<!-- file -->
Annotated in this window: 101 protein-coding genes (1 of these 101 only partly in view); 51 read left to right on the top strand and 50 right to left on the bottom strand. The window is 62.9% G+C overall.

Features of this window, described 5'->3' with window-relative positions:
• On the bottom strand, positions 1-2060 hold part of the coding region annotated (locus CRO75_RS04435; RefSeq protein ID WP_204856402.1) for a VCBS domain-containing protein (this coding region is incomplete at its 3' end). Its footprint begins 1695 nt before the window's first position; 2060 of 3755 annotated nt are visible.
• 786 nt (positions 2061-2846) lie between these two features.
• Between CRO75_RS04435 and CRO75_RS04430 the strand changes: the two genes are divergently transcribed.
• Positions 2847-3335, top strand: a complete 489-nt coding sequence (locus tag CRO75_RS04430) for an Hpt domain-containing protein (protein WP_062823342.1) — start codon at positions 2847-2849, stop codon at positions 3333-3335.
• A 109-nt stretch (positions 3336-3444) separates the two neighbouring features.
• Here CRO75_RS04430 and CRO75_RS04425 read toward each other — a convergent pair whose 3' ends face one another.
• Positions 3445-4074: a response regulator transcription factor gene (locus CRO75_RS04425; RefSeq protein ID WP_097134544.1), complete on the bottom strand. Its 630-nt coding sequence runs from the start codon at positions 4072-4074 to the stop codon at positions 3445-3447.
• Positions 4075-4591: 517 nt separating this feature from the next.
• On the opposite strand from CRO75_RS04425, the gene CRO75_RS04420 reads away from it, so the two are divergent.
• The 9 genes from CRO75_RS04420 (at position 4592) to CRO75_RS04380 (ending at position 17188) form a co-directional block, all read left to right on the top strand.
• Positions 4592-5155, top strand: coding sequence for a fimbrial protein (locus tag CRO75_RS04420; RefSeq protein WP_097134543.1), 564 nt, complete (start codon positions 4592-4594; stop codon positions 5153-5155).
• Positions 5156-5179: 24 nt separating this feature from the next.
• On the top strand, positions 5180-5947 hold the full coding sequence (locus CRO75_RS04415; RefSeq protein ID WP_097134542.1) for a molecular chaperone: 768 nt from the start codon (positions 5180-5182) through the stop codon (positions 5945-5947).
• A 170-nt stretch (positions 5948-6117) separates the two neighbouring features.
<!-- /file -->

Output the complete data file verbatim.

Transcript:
Annotated in this window: 101 protein-coding genes (1 of these 101 only partly in view); 51 read left to right on the top strand and 50 right to left on the bottom strand. The window is 62.9% G+C overall.

Features of this window, described 5'->3' with window-relative positions:
• On the bottom strand, positions 1-2060 hold part of the coding region annotated (locus CRO75_RS04435; RefSeq protein ID WP_204856402.1) for a VCBS domain-containing protein (this coding region is incomplete at its 3' end). Its footprint begins 1695 nt before the window's first position; 2060 of 3755 annotated nt are visible.
• 786 nt (positions 2061-2846) lie between these two features.
• Between CRO75_RS04435 and CRO75_RS04430 the strand changes: the two genes are divergently transcribed.
• Positions 2847-3335, top strand: a complete 489-nt coding sequence (locus tag CRO75_RS04430) for an Hpt domain-containing protein (protein WP_062823342.1) — start codon at positions 2847-2849, stop codon at positions 3333-3335.
• A 109-nt stretch (positions 3336-3444) separates the two neighbouring features.
• Here CRO75_RS04430 and CRO75_RS04425 read toward each other — a convergent pair whose 3' ends face one another.
• Positions 3445-4074: a response regulator transcription factor gene (locus CRO75_RS04425; RefSeq protein ID WP_097134544.1), complete on the bottom strand. Its 630-nt coding sequence runs from the start codon at positions 4072-4074 to the stop codon at positions 3445-3447.
• Positions 4075-4591: 517 nt separating this feature from the next.
• On the opposite strand from CRO75_RS04425, the gene CRO75_RS04420 reads away from it, so the two are divergent.
• The 9 genes from CRO75_RS04420 (at position 4592) to CRO75_RS04380 (ending at position 17188) form a co-directional block, all read left to right on the top strand.
• Positions 4592-5155, top strand: coding sequence for a fimbrial protein (locus tag CRO75_RS04420; RefSeq protein WP_097134543.1), 564 nt, complete (start codon positions 4592-4594; stop codon positions 5153-5155).
• Positions 5156-5179: 24 nt separating this feature from the next.
• On the top strand, positions 5180-5947 hold the full coding sequence (locus CRO75_RS04415; RefSeq protein ID WP_097134542.1) for a molecular chaperone: 768 nt from the start codon (positions 5180-5182) through the stop codon (positions 5945-5947).
• A 170-nt stretch (positions 5948-6117) separates the two neighbouring features.